50,000 thanks!

Writing this lines during my winter holiday, the first thing coming to mind is that 2021 has been a difficult year. But you already know that. Many challenges impacting billions of people, both on professional and personal planes. I feel incredibly lucky for working in an industry that hasn’t been hit by the pandemic. There … Continue reading 50,000 thanks!

ExpressRoute Global Reach under the covers

After some questions in my previous blog post CLI-based analysis of an ExpressRoute private peering I decided to write an addition that includes what Expressroute Global Reach looks like for the CLI lover. In essence, Global Reach allows to use Microsoft’s backbone network for onprem-to-onprem communication. But how does it do it exactly? I have … Continue reading ExpressRoute Global Reach under the covers

What language does the Azure Gateway Load Balancer speak?

As you might have read, one of the new kids on the block in Azure Networking is the Gateway Load Balancer. You can refer to Microsoft docs for more details on what it does and why it was created, suffice to say that it is essentially a way to insert an NVA in a network … Continue reading What language does the Azure Gateway Load Balancer speak?

Multi-region design with Azure Route Server without an overlay

Some time ago I posted a blog commenting on a possible design for interconnecting multiple Azure regions by means of Network Virtual Appliances (NVAs) and the Azure Route Server (ARS), where I used an overlay tunnel between the NVAs with VXLAN as encap protocol. I have received multiple questions to whether it would be possible … Continue reading Multi-region design with Azure Route Server without an overlay

Test like a champ with Azure Connection Monitor

If you work in Azure, you probably know about Connection Monitor, a tool that generates synthetic traffic to test connectivity and measure response times. You configure sources (Virtual Machines) to generate traffic that can be addressed to destinations such as other Virtual Machines or any external endpoint outside of Azure. Alerts can be automatically generated … Continue reading Test like a champ with Azure Connection Monitor

CLI-based analysis of an ExpressRoute private peering

Quite frequently I see Azure connectivity diagrams that do not reflect accurately the topology of Azure Virtual Networks connnected to on-premises data centers via ExpressRoute. Additionally, I got the question last week of how to do some basic BGP troubleshooting in the involved networking devices in a way which is understandable by network administrators (read … Continue reading CLI-based analysis of an ExpressRoute private peering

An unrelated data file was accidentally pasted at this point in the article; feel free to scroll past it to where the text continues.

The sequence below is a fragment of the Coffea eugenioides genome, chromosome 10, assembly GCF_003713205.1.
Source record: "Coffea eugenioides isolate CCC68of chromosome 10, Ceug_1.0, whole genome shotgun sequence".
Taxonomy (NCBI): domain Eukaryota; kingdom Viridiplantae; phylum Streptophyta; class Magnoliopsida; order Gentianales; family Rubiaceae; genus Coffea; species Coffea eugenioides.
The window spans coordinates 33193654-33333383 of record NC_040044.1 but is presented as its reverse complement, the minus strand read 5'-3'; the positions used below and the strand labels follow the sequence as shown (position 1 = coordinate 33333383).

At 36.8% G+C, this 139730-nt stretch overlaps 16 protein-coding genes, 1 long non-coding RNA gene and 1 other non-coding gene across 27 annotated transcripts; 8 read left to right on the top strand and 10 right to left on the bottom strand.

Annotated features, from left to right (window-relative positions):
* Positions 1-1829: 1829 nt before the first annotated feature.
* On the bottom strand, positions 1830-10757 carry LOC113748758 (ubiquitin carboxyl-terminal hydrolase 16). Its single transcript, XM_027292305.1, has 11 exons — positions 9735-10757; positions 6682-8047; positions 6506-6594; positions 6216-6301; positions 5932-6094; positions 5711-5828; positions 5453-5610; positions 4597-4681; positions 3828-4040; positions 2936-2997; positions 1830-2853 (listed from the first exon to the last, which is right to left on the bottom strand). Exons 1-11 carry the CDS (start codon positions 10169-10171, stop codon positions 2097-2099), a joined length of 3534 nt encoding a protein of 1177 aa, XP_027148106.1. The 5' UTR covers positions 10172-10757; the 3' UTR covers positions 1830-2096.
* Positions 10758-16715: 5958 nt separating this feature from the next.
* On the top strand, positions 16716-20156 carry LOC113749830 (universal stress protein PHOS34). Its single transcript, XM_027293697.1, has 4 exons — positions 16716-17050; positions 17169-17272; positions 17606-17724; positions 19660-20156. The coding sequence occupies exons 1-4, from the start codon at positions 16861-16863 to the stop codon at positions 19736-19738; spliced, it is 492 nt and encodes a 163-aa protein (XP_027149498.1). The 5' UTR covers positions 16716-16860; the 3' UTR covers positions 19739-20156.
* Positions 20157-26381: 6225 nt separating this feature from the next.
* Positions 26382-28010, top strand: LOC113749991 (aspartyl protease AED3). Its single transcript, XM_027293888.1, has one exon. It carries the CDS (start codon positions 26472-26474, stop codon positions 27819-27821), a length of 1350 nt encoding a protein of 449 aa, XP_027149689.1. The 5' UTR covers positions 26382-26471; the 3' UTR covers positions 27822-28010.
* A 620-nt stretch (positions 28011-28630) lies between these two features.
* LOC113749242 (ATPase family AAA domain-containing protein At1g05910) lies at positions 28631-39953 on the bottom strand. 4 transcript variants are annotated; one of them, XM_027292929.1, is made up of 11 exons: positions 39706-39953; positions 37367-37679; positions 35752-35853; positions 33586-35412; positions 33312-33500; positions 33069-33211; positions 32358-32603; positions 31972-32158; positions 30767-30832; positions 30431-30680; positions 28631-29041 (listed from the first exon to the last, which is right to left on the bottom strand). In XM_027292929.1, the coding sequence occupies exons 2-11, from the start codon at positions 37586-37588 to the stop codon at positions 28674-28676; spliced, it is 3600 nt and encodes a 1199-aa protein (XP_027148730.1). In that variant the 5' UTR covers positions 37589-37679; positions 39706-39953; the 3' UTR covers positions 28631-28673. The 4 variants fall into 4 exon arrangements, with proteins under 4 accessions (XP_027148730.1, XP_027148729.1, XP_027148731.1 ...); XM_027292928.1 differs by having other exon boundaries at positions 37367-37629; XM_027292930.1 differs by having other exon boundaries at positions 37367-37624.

VNet peering settings, those familiar strangers

Hey everybody! In this post I would like to talk about some of the settings that you can configure in VNet Peerings, and how those actually work. Even if you have been using VNet peerings for years now, I bet I have some surprises for you. TL;DR: Do not rely in the VirtualNetwork service tag … Continue reading VNet peering settings, those familiar strangers

Sending Internet Traffic from P2S Clients Through an NVA

Azure can be used to offer Point-To-Site (P2S) connectivity for individual users, that by leveraging a VPN client on their systems (Windows, Linux or Mac) can get connectivity to Azure resources. This P2S connectivity is often limited to Azure resources, but by leveraging the Azure Route Server, additional access is offered. For example, if an … Continue reading Sending Internet Traffic from P2S Clients Through an NVA

Azure Route Server and NVAs running on Scale Sets

There are a couple of ways in which you can deploy NVAs in Azure, from a redundancy perspective: 1+1 (active/passive): least scalable solution, your maximum throughput will be equivalent of the one of the active NVA, while you normally have to pay for 2 VMs and 2 NVA licenses 1+1 (active/active): 2 NVAs forwarding traffic … Continue reading Azure Route Server and NVAs running on Scale Sets

Mounting Azure Files shares from OpenShift

Azure Files is a very convenient storage option when you need persistent state in Azure Kubernetes Service or Azure Red Hat OpenShift. It is cheap, it doesn’t count against the maximum number of disks that can be attached to each worker node, and it supports many pods mounting the same share at the same time. … Continue reading Mounting Azure Files shares from OpenShift